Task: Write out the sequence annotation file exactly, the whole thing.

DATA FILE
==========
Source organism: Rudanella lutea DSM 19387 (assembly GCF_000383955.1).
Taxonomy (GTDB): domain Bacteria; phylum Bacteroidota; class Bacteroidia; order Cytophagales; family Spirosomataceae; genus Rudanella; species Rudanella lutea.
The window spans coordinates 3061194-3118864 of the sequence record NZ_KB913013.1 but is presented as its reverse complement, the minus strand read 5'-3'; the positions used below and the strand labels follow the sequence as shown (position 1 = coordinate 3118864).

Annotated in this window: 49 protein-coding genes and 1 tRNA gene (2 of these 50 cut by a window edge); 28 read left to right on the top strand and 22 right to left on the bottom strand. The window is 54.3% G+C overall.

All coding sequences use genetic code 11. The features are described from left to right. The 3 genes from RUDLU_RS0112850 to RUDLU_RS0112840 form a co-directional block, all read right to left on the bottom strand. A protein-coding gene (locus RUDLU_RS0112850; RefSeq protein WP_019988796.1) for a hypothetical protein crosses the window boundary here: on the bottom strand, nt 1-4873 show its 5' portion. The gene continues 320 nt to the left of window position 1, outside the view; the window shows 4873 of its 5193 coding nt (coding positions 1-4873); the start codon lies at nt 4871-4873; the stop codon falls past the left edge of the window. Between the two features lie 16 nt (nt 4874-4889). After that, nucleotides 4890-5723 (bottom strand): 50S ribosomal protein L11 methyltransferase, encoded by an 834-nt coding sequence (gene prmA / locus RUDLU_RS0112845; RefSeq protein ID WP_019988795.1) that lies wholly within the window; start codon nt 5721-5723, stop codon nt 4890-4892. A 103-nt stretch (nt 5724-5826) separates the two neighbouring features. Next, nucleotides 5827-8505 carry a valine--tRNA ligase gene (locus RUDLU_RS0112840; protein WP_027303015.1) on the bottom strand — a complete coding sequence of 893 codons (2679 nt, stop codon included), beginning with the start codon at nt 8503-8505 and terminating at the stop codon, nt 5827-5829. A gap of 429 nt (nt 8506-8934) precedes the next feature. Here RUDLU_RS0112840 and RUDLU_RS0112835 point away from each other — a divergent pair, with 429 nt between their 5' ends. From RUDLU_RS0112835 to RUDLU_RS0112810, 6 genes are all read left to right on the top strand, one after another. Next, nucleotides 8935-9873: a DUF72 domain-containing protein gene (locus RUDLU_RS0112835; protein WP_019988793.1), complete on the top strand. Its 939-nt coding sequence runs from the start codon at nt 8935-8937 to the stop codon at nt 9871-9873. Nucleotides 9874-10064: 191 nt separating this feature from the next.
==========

Source organism: Rudanella lutea DSM 19387 (assembly GCF_000383955.1).
Taxonomy (GTDB): domain Bacteria; phylum Bacteroidota; class Bacteroidia; order Cytophagales; family Spirosomataceae; genus Rudanella; species Rudanella lutea.
The window spans coordinates 3061194-3118864 of the sequence record NZ_KB913013.1 but is presented as its reverse complement, the minus strand read 5'-3'; the positions used below and the strand labels follow the sequence as shown (position 1 = coordinate 3118864).

Annotated in this window: 49 protein-coding genes and 1 tRNA gene (2 of these 50 cut by a window edge); 28 read left to right on the top strand and 22 right to left on the bottom strand. The window is 54.3% G+C overall.

All coding sequences use genetic code 11. The features are described from left to right. The 3 genes from RUDLU_RS0112850 to RUDLU_RS0112840 form a co-directional block, all read right to left on the bottom strand. A protein-coding gene (locus RUDLU_RS0112850; RefSeq protein WP_019988796.1) for a hypothetical protein crosses the window boundary here: on the bottom strand, nt 1-4873 show its 5' portion. The gene continues 320 nt to the left of window position 1, outside the view; the window shows 4873 of its 5193 coding nt (coding positions 1-4873); the start codon lies at nt 4871-4873; the stop codon falls past the left edge of the window. Between the two features lie 16 nt (nt 4874-4889). After that, nucleotides 4890-5723 (bottom strand): 50S ribosomal protein L11 methyltransferase, encoded by an 834-nt coding sequence (gene prmA / locus RUDLU_RS0112845; RefSeq protein ID WP_019988795.1) that lies wholly within the window; start codon nt 5721-5723, stop codon nt 4890-4892. A 103-nt stretch (nt 5724-5826) separates the two neighbouring features. Next, nucleotides 5827-8505 carry a valine--tRNA ligase gene (locus RUDLU_RS0112840; protein WP_027303015.1) on the bottom strand — a complete coding sequence of 893 codons (2679 nt, stop codon included), beginning with the start codon at nt 8503-8505 and terminating at the stop codon, nt 5827-5829. A gap of 429 nt (nt 8506-8934) precedes the next feature. Here RUDLU_RS0112840 and RUDLU_RS0112835 point away from each other — a divergent pair, with 429 nt between their 5' ends. From RUDLU_RS0112835 to RUDLU_RS0112810, 6 genes are all read left to right on the top strand, one after another. Next, nucleotides 8935-9873: a DUF72 domain-containing protein gene (locus RUDLU_RS0112835; protein WP_019988793.1), complete on the top strand. Its 939-nt coding sequence runs from the start codon at nt 8935-8937 to the stop codon at nt 9871-9873. Nucleotides 9874-10064: 191 nt separating this feature from the next.